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Amedeo Modigliani

A painter and his art dealer

Nearly a century after the meeting between the two men in 1914, this exhibition aims to return to one of the emblematic moments in the life of Amedeo Modigliani, the one when Paul Guillaume became his dealer. It will seek to explore the way in which the links between the two characters can shed light on the artist’s career.

When he arrived in Paris in 1906, Modigliani, a Jewish artist of Italian origin, was a painter. His meeting with Constantin Brancusi, a sculptor of Romanian origin, in 1909, acted as a revelation for him: he was introduced to sculpture and devoted himself to it almost exclusively until 1914. His break with this practice was as sudden as total: from 1914 to his death in 1920, he returned to painting and produced numerous paintings devoted mainly to the human figure alone. It is this practice of painting which is at the heart of the relationship between the artist and the dealer. Paul Guillaume encouraged him, rented him a studio in Montmartre, and made his paintings known in Parisian artistic and literary circles. He buys, sells and collects his works.

It was through the poet Max Jacob (1876-1944) that the young gallery owner and collector Paul Guillaume discovered Modigliani in 1914. He then probably became his dealer, as we understand when reading the correspondence between Paul Guillaume and his mentor, the poet and art critic Guillaume Apollinaire (1880-1918) then at the front. It is in this Parisian context that Modigliani immortalized his gallery owner in a series of painted and drawn portraits that have remained famous: he produced no less than four between 1915 and 1916. The first of them, kept at the Musée de l’Orangerie, proclaims the privileged relationship between the dealer and the artist. Guillaume, who was only twenty-three years old at the time, is depicted in a suit, gloves and tie as a visionary avant-garde pilot, overlooking the words “Novo Pilota”. This inscription lets us see that the gallery owner arouses great hope in the painter. Guillaume, through his stories, also gives us the portrait of a more intimate Modigliani with whom he shares artistic and literary affinities. Their common interest in African art is obvious. Both men are equally sensitive to literature and poetry. Guillaume thus remembers that Modigliani “loved and judged poetry, not in the cold and incomplete manner of a professor, but with a soul mysteriously gifted for sensitive and adventurous things. »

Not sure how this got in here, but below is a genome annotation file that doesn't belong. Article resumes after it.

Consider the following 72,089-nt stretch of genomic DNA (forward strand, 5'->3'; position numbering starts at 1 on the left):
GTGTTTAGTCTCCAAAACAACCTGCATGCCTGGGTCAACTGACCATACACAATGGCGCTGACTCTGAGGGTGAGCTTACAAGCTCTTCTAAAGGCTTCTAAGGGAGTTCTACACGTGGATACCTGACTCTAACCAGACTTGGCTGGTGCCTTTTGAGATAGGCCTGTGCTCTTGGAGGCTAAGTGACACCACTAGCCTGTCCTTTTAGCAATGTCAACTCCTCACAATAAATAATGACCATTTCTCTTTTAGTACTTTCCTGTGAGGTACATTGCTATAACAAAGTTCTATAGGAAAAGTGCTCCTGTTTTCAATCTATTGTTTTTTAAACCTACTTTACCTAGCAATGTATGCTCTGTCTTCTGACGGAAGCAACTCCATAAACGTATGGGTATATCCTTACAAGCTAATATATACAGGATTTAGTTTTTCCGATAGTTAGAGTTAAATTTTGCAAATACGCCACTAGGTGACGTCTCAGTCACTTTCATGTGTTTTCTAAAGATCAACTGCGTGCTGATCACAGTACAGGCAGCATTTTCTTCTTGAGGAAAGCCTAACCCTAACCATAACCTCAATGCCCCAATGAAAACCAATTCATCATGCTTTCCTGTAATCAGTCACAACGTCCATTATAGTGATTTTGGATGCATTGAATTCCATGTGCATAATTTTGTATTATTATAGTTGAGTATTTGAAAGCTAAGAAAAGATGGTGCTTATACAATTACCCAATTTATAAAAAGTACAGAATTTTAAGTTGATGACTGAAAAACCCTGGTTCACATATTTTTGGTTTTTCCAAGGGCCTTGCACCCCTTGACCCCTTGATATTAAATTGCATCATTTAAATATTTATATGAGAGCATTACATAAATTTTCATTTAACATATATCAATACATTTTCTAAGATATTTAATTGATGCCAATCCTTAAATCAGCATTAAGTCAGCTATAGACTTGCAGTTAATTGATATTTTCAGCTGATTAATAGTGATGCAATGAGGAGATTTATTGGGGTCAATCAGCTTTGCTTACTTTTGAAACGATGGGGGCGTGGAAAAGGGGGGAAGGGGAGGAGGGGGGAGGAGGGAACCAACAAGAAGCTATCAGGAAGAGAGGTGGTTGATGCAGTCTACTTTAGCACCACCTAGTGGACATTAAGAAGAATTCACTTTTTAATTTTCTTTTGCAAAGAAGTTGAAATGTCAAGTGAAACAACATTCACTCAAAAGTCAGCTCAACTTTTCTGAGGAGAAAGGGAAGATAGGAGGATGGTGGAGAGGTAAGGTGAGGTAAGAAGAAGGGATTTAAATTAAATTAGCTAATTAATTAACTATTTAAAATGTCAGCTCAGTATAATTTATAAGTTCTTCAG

In addition to the five paintings by Modigliani kept today at the Musée de l’Orangerie, more than a hundred canvases as well as around fifty drawings and around ten sculptures by the artist are said to have passed through the hands of the dealer. This number denotes both the gallery owner’s involvement in promoting the artist but also his personal taste for his works, largely present on the walls of his various apartments. There are portraits of the notable figures of Paris of the time, Max Jacob, André Rouveyre, Jean Cocteau, Moïse Kisling, but also unknown models, as well as very beautiful sets of portraits of the women who shared the painter’s life. , the writer Béatrice Hastings first of all, then the young painter Jeanne Hébuterne, his last companion and the mother of his child.

The exhibition thus evokes, through the choice of emblematic works, the different characteristics of this corpus while exploring the links between the painter and his dealer in the Parisian artistic and literary context of the 1910s as well as the role of Paul Guillaume in the diffusion of Modigliani’s work on the art market in both France and the United States in the 1920’s.

September 15, 2023 – January 15 2024

Musée de l’Orangerie

Jardin des Tuileries
Place de la Concorde (côté Seine) 75001 Paris

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